Several things struck me all at once. Practically every song on the album is a different style. Radically different. It’s always impressed me. Obviously Freddie Mercury’s singing is amazing, but since I was learning guitar I was drawn more to Brain May’s amazing guitar work. Sometimes it was hard and metallic, sometimes it was quiet and lyrical, sometimes it was acoustic, sometimes it was electric. It was complex and layered and seemed to display every possible sound you could make with a guitar.

Most people know A Night At The Opera as the album with Bohemian Rhapsody on it, but my favorite song is The Prophet’s Song. It’s amazing. When I listen to that song, I see an entire Cecil B. DeMille movie play out in my head. It’s like an entire epic fantasy book series all in one song.

Honorable Mentions

Extreme – III Sides To Every Story. Extreme is similar to Queen and clearly influenced by them, and this album was their finest work in my opinion. But it’s a bit redundant with Queen already on the above list.

The Strange Days Soundtrack. I discounted movie soundtracks from the above list, but this soundtrack is a collection of songs. It opened my eyes to the power of rawer, punkier, more “alternative” music.

Enigma – Le Roi Est Mort, Vive Le Roi.  Don’t ask me to pronounce that. :) The genre used to be called “new age” music, but I don’t know if people still call it that. I love many albums in this genre–anything by Tangerine Dream, for example, or Mike Oldfield’s Songs of Distant Earth–but this Enigma album took new age music to a whole new level for me. It’s such a lush “soundscape,” with cool drum beats and even some singing.

Steve Vai – Passion and Warfare. This is a master class of electric guitar work. In a way, it’s like a rock opera of instrumental songs. It makes my jaw drop whenever I listen to it.

This turned out to be a fairly hard post to write, because I’ve always considered the music that people like to be deeply personal. When somebody criticizes the music you like, it often feels like they’re criticizing you personally.

WildStar’s Doom

At the risk of sounding pessamistic, WildStar’s probably going to close soon. I’m not sure whether to jump in and play as much as I can before it closes, or just let it go quietly into the night and remember fondly that one month I played.

Okay, let’s be real, it’s going to be the latter, because I’m playing Black Desert now and Dark Souls III hits Steam on April 11, and that will be that. I suppose it’s possible WildStar could survive another year in maintenance mode, but knowing NCSoft I kind of doubt it.

The sad thing is that I generally liked WildStar. The only real problem I had with it was that it gave me all my skills right up front, then asked me to grind all the way up to level 50 using those same ones. That’s the main reason I don’t play WoW very much, honestly. I really need my character to change somewhat over the course of the leveling process to stay interested.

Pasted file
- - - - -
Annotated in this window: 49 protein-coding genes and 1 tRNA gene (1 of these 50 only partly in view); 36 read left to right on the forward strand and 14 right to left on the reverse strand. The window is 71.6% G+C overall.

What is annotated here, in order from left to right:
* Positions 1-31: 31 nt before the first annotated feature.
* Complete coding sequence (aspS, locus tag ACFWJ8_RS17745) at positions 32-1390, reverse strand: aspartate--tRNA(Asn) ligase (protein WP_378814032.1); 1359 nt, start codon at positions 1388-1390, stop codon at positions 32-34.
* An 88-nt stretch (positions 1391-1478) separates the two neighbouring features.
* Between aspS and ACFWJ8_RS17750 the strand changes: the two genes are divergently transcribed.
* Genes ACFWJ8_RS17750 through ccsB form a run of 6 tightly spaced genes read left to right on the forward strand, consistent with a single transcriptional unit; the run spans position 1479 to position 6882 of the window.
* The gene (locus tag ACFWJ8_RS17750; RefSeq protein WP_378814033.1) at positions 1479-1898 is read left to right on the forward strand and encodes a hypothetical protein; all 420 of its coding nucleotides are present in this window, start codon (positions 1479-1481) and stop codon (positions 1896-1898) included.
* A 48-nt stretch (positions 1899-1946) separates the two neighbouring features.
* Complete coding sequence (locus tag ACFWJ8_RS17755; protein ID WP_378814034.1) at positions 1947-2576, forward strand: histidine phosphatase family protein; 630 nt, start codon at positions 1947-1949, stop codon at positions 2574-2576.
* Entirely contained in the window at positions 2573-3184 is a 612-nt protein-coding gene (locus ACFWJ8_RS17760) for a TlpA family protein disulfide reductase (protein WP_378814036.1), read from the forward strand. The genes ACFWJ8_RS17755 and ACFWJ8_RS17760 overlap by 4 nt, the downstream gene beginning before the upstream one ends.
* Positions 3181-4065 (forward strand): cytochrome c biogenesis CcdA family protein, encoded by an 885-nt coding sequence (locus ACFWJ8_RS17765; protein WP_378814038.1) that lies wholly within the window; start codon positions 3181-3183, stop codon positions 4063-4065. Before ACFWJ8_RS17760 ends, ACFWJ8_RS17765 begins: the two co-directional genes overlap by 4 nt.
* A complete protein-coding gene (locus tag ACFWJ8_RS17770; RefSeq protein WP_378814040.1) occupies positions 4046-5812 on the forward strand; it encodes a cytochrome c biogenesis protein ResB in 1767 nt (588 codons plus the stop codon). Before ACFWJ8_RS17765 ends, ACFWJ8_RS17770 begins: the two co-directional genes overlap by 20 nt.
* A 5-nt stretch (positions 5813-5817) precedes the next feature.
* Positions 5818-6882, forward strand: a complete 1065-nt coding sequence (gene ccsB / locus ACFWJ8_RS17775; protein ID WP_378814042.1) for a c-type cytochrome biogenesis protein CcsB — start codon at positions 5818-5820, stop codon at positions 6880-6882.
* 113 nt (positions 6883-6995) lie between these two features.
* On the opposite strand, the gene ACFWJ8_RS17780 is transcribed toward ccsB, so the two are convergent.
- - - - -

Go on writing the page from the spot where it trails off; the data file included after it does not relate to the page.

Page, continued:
Granted, other MMORPGs are like that (hello, GW2) but for some reason it felt particularly onerous in WildStar.

Perhaps it was this: I remember also that the questing mobs in WildStar were fairly challenging, and any casual mistakes in dodging or interrupts typically resulted in a pretty quick death. So it was slow, painstaking, and repetitive work. Not the most fun combination.

But boy was it hardcore! I kid, because of course the biggest flaw in WildStar was that whole “it’s all about the hardcore raiding” marketing attitude, which resulted in what, 2 guilds completing that 40-man raid? Or was it even that many? :) Seriously, I’d love to see them release some statistics on exactly how many people entered that raid versus how many people finished that raid, and compare that to the total player population. After the game’s gone, what would it matter? If nothing else, perhaps WildStar could serve as a cautionary tale for future MMORPG developers.

Still, I hate to see the game close down. I’d rather see them rework it, or maybe even re-launch it under a new publisher. Fat chance of that happening, though.

Goodbye EverQuest Next

I don’t have much to add to the EverQuest Next wake that hasn’t already been said, except for this possibly controversial thought:

I’m kind of glad they cancelled it.

Wait, wait, let me explain. We’ve known all along that Landmark was the prototype for EverQuest Next. I don’t know about anyone else, but I was dreading the day that they released Landmark with Norrath assets and called it EQN, because Landmark is not a very good game. There’s no doubt in my mind that EQ1 and EQ2 fans would have hated it.

Imagine how bad it would have been for the MMORPG industry if they had pushed out the next, long-awaited, highly-anticipated EverQuest game and it had been the same dismal failure that Landmark is.

Black Desert Cash Shop

On the subject of the Black Desert cash shop, I agree that it’s a little steep. Or perhaps I should say that you don’t get enough in-game value for the money you spend. I’ll get to the specifics later.